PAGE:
Justice minister rules out hasty reform of citizenship laws

The Swiss justice minister, Ruth Metzler, has ruled out any knee-jerk reaction to recent controversy over Switzerland's naturalisation laws.

This content was published on April 1, 2000 - 16:12

The Swiss justice minister, Ruth Metzler, has ruled out any knee-jerk reaction to recent controversy over Switzerland's naturalisation laws. Her comments come as a government-appointed committee considers whether there should be a right of appeal for people whose citizenship applications are turned down.

Ruth Metzler made it clear that the government intends to proceed slowly on any reform of Switzerland's citizenship laws.

Addressing a women's conference of her Christian Democratic Party in Delemont, canton Jura, she also said the cabinet would avoid passing judgement on citizenship issues, and particularly on a recent vote in the central Swiss town on Emmen.

In that ballot, on March 12, residents refused to grant citizenship to applicants from eastern Europe and the Balkans, but approved applications for eight Italians. Under rules in place in certain communities, such as Emmen, residents have the right to vote on whether citizenship should be granted to applicants living in their community.

In her speech, Metzler ruled out government intervention in cases such as the Emmen, saying the cabinet could only try to improve overall conditions for integrating foreigners.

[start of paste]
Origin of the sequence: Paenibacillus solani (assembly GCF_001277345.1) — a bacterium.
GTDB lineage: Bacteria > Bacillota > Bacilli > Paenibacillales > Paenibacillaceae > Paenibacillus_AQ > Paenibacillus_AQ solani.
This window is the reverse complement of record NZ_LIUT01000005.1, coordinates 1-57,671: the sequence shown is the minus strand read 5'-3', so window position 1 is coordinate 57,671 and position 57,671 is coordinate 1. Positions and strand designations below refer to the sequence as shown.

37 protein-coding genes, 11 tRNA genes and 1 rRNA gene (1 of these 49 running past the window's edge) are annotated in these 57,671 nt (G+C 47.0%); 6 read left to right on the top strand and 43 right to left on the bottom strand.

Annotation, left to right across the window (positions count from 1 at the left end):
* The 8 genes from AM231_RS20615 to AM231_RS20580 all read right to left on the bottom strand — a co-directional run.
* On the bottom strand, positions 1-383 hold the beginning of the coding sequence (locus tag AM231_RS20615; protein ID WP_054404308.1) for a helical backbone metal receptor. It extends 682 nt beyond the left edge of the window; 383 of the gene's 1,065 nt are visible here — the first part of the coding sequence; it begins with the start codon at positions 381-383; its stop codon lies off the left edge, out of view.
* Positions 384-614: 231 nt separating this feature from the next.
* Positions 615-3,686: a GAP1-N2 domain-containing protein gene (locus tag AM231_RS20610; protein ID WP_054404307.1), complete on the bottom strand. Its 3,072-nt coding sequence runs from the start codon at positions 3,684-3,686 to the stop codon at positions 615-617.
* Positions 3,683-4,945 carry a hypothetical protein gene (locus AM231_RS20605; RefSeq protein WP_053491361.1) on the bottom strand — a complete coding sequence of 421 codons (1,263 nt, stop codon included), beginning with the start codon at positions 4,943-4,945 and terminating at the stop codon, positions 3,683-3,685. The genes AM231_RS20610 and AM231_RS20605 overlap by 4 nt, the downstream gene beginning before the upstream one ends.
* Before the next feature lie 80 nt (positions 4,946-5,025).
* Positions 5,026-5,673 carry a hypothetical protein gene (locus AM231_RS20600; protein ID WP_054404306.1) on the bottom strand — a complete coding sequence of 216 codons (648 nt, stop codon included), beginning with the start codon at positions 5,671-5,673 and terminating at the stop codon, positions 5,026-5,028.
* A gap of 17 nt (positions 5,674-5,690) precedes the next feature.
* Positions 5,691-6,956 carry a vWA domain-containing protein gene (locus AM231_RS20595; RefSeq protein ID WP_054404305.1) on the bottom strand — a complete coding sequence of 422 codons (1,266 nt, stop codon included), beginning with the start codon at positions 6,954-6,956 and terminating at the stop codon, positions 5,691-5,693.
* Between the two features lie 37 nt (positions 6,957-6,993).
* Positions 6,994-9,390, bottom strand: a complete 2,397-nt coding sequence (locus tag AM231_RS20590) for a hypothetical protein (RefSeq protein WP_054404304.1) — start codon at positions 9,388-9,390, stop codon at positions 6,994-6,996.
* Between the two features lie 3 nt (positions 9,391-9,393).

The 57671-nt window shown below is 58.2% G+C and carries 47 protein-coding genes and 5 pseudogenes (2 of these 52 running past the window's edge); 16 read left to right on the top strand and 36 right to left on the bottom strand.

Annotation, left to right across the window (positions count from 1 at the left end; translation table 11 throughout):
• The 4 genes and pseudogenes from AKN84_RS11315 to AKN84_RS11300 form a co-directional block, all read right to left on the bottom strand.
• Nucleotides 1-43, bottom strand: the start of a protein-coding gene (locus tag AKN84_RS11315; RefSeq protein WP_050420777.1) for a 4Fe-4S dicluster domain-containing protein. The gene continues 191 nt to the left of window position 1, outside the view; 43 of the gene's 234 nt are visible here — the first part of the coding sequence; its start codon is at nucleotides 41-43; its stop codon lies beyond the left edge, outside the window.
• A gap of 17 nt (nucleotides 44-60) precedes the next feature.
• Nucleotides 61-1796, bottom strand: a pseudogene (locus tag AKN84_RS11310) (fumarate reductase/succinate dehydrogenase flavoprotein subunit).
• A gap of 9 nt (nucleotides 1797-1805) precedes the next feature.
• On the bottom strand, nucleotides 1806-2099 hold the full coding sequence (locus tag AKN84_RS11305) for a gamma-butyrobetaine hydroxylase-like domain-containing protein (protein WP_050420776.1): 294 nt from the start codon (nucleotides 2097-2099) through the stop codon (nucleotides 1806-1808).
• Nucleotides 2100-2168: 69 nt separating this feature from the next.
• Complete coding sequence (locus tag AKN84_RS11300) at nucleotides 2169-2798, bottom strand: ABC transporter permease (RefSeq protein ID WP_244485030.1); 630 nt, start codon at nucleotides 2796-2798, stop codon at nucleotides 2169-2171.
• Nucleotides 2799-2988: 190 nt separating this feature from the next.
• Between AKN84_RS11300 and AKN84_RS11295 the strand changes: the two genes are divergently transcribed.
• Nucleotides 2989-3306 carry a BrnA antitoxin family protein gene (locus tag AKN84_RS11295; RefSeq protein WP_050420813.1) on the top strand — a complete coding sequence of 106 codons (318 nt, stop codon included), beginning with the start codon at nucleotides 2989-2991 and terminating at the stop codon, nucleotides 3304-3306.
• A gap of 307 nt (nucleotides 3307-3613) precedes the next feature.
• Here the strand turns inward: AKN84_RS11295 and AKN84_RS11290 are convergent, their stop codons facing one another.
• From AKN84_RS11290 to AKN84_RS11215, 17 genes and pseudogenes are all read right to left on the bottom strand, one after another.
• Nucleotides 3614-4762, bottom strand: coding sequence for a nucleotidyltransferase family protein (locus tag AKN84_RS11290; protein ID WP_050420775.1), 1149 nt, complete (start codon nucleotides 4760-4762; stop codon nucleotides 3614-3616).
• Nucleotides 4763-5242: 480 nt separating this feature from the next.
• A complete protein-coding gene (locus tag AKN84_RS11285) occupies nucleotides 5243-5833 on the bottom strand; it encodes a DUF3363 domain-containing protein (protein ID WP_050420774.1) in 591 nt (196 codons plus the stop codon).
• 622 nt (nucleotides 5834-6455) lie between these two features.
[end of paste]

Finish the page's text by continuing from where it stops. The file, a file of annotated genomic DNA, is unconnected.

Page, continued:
On the issue of asylum seekers, she said returning them to their country of origin was the first priority.

She dismissed as a bad idea, an offer from the French-speaking canton of Geneva to take in those Emmen residents whose citizenship applications had been refused. Metzler said there was no provision in law for such a move, and that the people would have difficulty integrating because they spoke German, not French.

The Emmen vote sparked nationwide controversy, and led to the setting up of a panel of experts to consider whether foreigners whose citizenship applications have been turned down should be given the right of appeal.

The panel are also considering easing citizenship restrictions on people who were born and brought up in Switzerland but do not have Swiss nationality.

Currently, Switzerland has 1,4 million foreign residents, half of whom have lived here for more than 10 years.

swissinfo and agencies

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